There was, what I considered to be, a truly outstanding article over on the Mises Daily this morning about the "disaster" that would befall mankind if the State were to disappear. I'm going to shamelessly reprint portions of it here. The author starts by quoting a portion of The Federalist No. 51:
The great security against a gradual concentration of the several powers in the same department, consists in giving to those who administer each department the necessary constitutional means and personal motives to resist encroachments of the others. The provision for defense must in this, as in all other cases, be made commensurate to the danger of attack. Ambition must be made to counteract ambition. The interest of the man must be connected with the constitutional rights of the place. It may be a reflection on human nature, that such devices should be necessary to control the abuses of government. But what is government itself, but the greatest of all reflections on human nature? If men were angels, no government would be necessary. If angels were to govern men, neither external nor internal controls on government would be necessary. In framing a government which is to be administered by men over men, the great difficulty lies in this: you must first enable the government to control the governed; and in the next place oblige it to control itself. A dependence on the people is, no doubt, the primary control on the government; but experience has taught mankind the necessity of auxiliary precautions.[1]
and derives the following table from Madison's writing:

Anarchy State Control
Men == Angels OK OK
Men != Angels Impossible Best that can be done

The author then argues:
One need not spend much time, however, to find theoretical arguments — some of them worked out in great detail and at considerable length[4] — about why and how a stateless society could work successfully. Moreover, researchers have adduced historical examples of large stateless societies, ranging from the ancient Harappan civilization of the Indus Valley[5] to Somalia during the greater part of the past decade and a half.[6] Given the enormous literature that has accumulated on stateless societies in theory and in actual operation, we may conclude that, if nothing else, such societies are conceivable.[7]
and derives the following table in light of his argument:

Anarchy State Control
Men == Angels OK OK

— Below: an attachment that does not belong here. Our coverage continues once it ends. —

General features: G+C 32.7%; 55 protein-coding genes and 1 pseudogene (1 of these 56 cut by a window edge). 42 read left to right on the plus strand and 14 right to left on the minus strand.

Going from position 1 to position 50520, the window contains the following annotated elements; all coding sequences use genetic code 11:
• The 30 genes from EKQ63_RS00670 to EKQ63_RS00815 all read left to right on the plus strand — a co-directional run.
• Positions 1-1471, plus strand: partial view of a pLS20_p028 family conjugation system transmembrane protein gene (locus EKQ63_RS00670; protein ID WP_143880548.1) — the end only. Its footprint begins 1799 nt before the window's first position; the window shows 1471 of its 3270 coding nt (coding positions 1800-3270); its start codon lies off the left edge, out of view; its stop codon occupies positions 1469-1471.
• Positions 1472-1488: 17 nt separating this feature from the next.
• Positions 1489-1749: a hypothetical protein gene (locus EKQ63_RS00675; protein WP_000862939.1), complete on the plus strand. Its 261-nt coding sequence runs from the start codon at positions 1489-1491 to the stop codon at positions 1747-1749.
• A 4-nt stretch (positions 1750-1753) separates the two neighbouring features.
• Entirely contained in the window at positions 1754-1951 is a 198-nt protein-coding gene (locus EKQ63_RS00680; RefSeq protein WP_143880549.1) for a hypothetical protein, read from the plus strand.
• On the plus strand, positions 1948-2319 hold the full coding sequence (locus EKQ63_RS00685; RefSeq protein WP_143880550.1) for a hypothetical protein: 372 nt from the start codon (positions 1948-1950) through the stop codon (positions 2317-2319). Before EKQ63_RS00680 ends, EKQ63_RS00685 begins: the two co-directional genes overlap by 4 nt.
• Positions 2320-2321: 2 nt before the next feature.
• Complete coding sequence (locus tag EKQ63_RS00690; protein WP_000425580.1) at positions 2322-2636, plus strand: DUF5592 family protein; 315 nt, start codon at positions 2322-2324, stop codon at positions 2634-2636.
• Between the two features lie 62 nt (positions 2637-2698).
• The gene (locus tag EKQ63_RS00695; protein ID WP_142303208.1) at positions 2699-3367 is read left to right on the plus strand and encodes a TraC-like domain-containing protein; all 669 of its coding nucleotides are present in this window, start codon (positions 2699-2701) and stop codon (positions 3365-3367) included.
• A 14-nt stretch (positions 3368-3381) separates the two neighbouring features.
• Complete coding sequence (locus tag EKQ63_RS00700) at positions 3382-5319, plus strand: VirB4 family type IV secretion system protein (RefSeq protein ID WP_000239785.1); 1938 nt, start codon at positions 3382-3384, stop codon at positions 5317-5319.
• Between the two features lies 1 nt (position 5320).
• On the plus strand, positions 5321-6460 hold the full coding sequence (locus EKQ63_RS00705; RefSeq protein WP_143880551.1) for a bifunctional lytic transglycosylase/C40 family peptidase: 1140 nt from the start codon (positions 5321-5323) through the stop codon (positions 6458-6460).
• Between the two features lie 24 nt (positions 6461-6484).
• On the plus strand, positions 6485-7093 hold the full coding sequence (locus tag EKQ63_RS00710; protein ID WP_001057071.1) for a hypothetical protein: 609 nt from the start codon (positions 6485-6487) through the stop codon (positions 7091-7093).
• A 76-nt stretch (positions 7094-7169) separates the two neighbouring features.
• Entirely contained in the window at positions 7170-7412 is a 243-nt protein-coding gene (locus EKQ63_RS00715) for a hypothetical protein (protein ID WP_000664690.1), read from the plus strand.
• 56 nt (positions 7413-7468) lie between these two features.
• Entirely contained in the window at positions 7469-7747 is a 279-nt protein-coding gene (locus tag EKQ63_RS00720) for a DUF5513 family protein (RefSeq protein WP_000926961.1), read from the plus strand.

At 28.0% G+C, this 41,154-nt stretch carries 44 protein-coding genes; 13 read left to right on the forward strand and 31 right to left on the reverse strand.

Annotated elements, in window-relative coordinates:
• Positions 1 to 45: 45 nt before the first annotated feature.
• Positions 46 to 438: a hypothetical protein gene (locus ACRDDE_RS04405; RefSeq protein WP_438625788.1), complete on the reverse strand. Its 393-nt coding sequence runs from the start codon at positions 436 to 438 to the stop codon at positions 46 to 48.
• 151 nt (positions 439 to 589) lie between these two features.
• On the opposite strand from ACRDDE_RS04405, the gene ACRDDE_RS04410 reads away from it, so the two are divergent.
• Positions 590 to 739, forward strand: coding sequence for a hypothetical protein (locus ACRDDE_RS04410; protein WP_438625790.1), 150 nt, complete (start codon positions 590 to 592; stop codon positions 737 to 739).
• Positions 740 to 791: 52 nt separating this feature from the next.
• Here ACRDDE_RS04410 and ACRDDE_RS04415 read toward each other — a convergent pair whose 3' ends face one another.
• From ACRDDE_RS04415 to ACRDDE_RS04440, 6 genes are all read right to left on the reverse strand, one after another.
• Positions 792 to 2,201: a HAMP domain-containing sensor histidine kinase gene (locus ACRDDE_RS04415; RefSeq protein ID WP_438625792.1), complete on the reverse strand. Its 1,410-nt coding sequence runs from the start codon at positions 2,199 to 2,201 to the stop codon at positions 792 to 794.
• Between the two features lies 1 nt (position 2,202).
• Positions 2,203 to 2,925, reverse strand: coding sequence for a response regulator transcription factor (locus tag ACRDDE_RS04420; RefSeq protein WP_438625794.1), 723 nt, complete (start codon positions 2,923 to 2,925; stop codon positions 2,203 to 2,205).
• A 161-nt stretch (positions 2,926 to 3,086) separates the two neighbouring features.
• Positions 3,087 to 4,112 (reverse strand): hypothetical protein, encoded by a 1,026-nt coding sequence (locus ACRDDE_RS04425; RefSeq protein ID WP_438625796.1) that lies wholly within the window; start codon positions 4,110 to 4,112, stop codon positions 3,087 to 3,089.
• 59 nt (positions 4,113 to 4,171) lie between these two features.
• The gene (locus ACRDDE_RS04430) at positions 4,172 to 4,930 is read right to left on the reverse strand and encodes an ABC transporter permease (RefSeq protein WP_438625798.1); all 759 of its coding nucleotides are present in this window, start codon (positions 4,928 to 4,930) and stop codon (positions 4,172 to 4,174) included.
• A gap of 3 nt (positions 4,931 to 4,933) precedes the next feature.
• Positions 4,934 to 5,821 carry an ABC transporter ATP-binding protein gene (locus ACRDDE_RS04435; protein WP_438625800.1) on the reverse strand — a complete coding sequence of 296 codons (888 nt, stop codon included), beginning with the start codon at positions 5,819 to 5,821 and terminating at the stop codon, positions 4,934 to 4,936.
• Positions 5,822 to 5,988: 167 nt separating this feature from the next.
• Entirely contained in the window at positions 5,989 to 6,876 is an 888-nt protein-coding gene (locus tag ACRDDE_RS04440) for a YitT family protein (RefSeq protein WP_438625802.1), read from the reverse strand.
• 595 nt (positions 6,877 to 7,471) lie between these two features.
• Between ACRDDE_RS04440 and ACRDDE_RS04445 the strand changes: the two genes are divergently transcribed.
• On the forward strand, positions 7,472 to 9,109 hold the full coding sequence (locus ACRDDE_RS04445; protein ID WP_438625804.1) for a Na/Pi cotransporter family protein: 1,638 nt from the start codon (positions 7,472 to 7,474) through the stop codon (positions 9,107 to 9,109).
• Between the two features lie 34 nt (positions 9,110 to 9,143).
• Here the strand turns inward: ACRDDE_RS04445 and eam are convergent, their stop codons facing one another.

Men != Angels Bad Worse

Finally, he supports his conclusion by stating:
Although I admit that the outcome in a stateless society will be bad, because not only are people not angels, but many of them are irredeemably vicious in the extreme, I conjecture that the outcome in a society under a state will be worse, indeed much worse, because, first, the most vicious people in society will tend to gain control of the state[8] and, second, by virtue of this control over the state's powerful engines of death and destruction, they will wreak vastly more harm than they ever could have caused outside the state.[9] It is unfortunate that some individuals commit crimes, but it is stunningly worse when such criminally inclined individuals wield state powers.

Lest anyone protest that the state's true "function" or "duty" or "end" is, as Locke, Madison, and countless others have argued, to protect individuals' rights to life, liberty, and property, the evidence of history clearly shows that, as a rule, real states do not behave accordingly. The idea that states actually function along such lines or that they strive to carry out such a duty or to achieve such an end resides in the realm of wishful thinking.

14 October 2010

City gets up on its high horse

This morning I caught a story about a proposed jewelery/pawn shop trying to open in downtown Oceanside.
A plan to open an upscale pawn shop in the heart of downtown Oceanside ran into a wall of opposition from a citizens advisory group Wednesday whose members said a pawn shop wasn't what they had in mind for revitalizing the area.


The committee voted 5-0 to advise the City Council to reject a proposal to open a pawn shop in a vacant store at 205 N. Coast Highway.
This seemed like kind of a bummer to me. The last time my wife and I were in the downtown Oceanside area, we tried to go into a pawn shop. We thought it would be fun to look around. (The place was closed on the day that we were there, unfortunately.) And this place looks like it would be more of a jewelery than pawn shop, anyway.
The pawn shop ---- Coast Jewelry & More ---- would deal in "mostly high-end jewelry pieces and watches," said Jason Lambert, who would manage the store. "We want to fit in, and we want to make everyone happy."

Over time, the focus of the store would likely shift away from offering loans on pawned items to a more conventional retail operation, Lambert said, although he said it would continue offering collateral loans.
The advisory group sees it differently, though.
But committee members said a downtown pawn shop would harken back to a past the city is trying to leave behind, when downtown had a reputation for sleazy bars, strip joints and tattoo parlors.